Send email for updates


Effectiveness bank home page. Opens new windowResearch abstract

This entry is for a study added to the Effectiveness Bank but not fully analysed. Usually the entry consists only of the reference and an edited version of the original abstract, with either no commentary from Drug and Alcohol Findings or only essential points. The original study was not published by Findings; click Title to order a copy. Free reprints may be available from the authors – click prepared e-mail.

Links to other documents. Hover over for notes. Click to highlight passage referred to. Unfold extra text Unfold supplementary text
Copy title and link | Comment/query |

Randomized trial of intensive motivational interviewing for methamphetamine dependence.

Polcin D.L., Bond J., Korcha R. et al.
Journal of Addictive Diseases: 2014, 33, p. 253–265.
Unable to obtain a copy by clicking title? Try asking the author for a reprint by adapting this prepared e-mail or by writing to Dr Polcin at dpolcin@arg.org. You could also try this alternative source.

Evidence that nine sessions of intensive motivational interviewing may help alleviate psychiatric problems among people with methamphetamine dependence.

Summary Motivational interviewing is a counselling style which though not explicitly directive is intended to lead the client themselves to commit to a plan to change their drinking or drug taking behaviour. There is a large bank of evidence on the effectiveness of motivational interviewing in the treatment of substance use problems, but almost exclusively as a preparation for more intensive treatment. Much of this evidence describes motivational interviewing as a single or short-term intervention – relatively little is known about the utility of motivational interviewing over a longer period of time, or over a greater number of sessions.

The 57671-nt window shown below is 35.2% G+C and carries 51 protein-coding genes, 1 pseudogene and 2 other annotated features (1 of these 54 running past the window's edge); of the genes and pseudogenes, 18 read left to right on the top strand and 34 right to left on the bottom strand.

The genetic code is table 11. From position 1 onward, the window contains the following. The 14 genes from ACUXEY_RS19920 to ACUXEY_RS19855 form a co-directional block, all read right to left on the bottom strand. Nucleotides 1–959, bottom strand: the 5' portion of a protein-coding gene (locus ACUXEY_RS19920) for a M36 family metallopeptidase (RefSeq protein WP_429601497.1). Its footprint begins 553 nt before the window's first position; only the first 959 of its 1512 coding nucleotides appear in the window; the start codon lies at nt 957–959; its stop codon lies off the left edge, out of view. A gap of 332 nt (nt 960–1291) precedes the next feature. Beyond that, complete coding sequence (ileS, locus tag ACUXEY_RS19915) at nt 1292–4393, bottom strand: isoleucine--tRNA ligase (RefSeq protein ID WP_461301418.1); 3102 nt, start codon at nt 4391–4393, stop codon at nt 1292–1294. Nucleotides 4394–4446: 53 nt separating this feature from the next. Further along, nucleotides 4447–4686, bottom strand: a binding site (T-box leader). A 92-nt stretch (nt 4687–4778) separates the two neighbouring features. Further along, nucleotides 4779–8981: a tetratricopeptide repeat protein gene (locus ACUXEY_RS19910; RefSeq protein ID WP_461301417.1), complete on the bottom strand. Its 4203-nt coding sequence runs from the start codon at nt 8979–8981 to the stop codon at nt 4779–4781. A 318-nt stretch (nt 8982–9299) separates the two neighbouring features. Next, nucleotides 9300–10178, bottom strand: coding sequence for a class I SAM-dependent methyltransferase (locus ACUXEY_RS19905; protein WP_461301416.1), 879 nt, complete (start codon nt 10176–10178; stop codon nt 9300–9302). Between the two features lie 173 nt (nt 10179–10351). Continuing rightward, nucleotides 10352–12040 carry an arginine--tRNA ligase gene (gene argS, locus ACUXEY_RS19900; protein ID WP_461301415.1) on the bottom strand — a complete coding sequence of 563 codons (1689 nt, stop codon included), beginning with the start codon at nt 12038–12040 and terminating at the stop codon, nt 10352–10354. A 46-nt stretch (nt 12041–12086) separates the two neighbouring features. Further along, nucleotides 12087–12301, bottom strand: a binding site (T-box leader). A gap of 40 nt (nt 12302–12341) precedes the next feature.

In this US study researchers tested the effectiveness of nine sessions of intensive motivational interviewing compared with a single session of standard motivational interviewing (padded out to the same length with educational sessions on nutrition) for treating methamphetamine dependence. Also assessed were co-occurring psychiatric symptoms. They presumed that intensive motivational interviewing would give the “client and therapist more time to address implementation of the change plan, including obstacles and barriers that emerge as the plan is enacted”, and predicted that it would reduce the number of days of methamphetamine use, overall drug use severity, and psychiatric severity more than standard motivational interviewing. The intensive intervention was initially piloted with 30 methamphetamine dependent people, and was associated with reductions in the number of days of methamphetamine use and the number of positive urine screens (compared to pre-treatment levels).

217 methamphetamine dependent individuals were randomly assigned to one of the two interventions, alongside which all received standard outpatient group treatment three times a week.